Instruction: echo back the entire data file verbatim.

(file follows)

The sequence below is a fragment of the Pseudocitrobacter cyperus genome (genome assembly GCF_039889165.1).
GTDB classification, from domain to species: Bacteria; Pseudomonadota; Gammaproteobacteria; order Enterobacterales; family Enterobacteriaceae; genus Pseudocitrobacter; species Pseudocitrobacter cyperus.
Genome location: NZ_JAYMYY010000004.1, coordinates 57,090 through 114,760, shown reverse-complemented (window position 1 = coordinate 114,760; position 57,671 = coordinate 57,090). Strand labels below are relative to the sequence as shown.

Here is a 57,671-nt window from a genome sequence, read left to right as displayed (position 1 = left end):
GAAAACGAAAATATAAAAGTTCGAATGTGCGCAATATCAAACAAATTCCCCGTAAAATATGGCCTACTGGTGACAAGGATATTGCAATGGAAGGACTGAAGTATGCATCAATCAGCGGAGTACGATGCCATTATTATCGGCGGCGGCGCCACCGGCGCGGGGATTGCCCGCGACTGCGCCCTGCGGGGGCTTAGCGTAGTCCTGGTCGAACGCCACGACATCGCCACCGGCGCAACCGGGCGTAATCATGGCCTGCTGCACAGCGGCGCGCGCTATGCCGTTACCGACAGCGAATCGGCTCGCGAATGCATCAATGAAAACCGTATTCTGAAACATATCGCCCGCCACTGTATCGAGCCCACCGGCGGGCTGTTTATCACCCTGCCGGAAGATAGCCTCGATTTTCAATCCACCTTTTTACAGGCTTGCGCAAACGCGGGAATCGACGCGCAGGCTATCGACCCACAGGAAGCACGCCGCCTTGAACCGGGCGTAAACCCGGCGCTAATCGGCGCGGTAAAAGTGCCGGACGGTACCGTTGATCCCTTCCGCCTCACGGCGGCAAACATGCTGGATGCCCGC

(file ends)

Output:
The sequence below is a fragment of the Pseudocitrobacter cyperus genome (genome assembly GCF_039889165.1).
GTDB classification, from domain to species: Bacteria; Pseudomonadota; Gammaproteobacteria; order Enterobacterales; family Enterobacteriaceae; genus Pseudocitrobacter; species Pseudocitrobacter cyperus.
Genome location: NZ_JAYMYY010000004.1, coordinates 57,090 through 114,760, shown reverse-complemented (window position 1 = coordinate 114,760; position 57,671 = coordinate 57,090). Strand labels below are relative to the sequence as shown.

Here is a 57,671-nt window from a genome sequence, read left to right as displayed (position 1 = left end):
GAAAACGAAAATATAAAAGTTCGAATGTGCGCAATATCAAACAAATTCCCCGTAAAATATGGCCTACTGGTGACAAGGATATTGCAATGGAAGGACTGAAGTATGCATCAATCAGCGGAGTACGATGCCATTATTATCGGCGGCGGCGCCACCGGCGCGGGGATTGCCCGCGACTGCGCCCTGCGGGGGCTTAGCGTAGTCCTGGTCGAACGCCACGACATCGCCACCGGCGCAACCGGGCGTAATCATGGCCTGCTGCACAGCGGCGCGCGCTATGCCGTTACCGACAGCGAATCGGCTCGCGAATGCATCAATGAAAACCGTATTCTGAAACATATCGCCCGCCACTGTATCGAGCCCACCGGCGGGCTGTTTATCACCCTGCCGGAAGATAGCCTCGATTTTCAATCCACCTTTTTACAGGCTTGCGCAAACGCGGGAATCGACGCGCAGGCTATCGACCCACAGGAAGCACGCCGCCTTGAACCGGGCGTAAACCCGGCGCTAATCGGCGCGGTAAAAGTGCCGGACGGTACCGTTGATCCCTTCCGCCTCACGGCGGCAAACATGCTGGATGCCCGC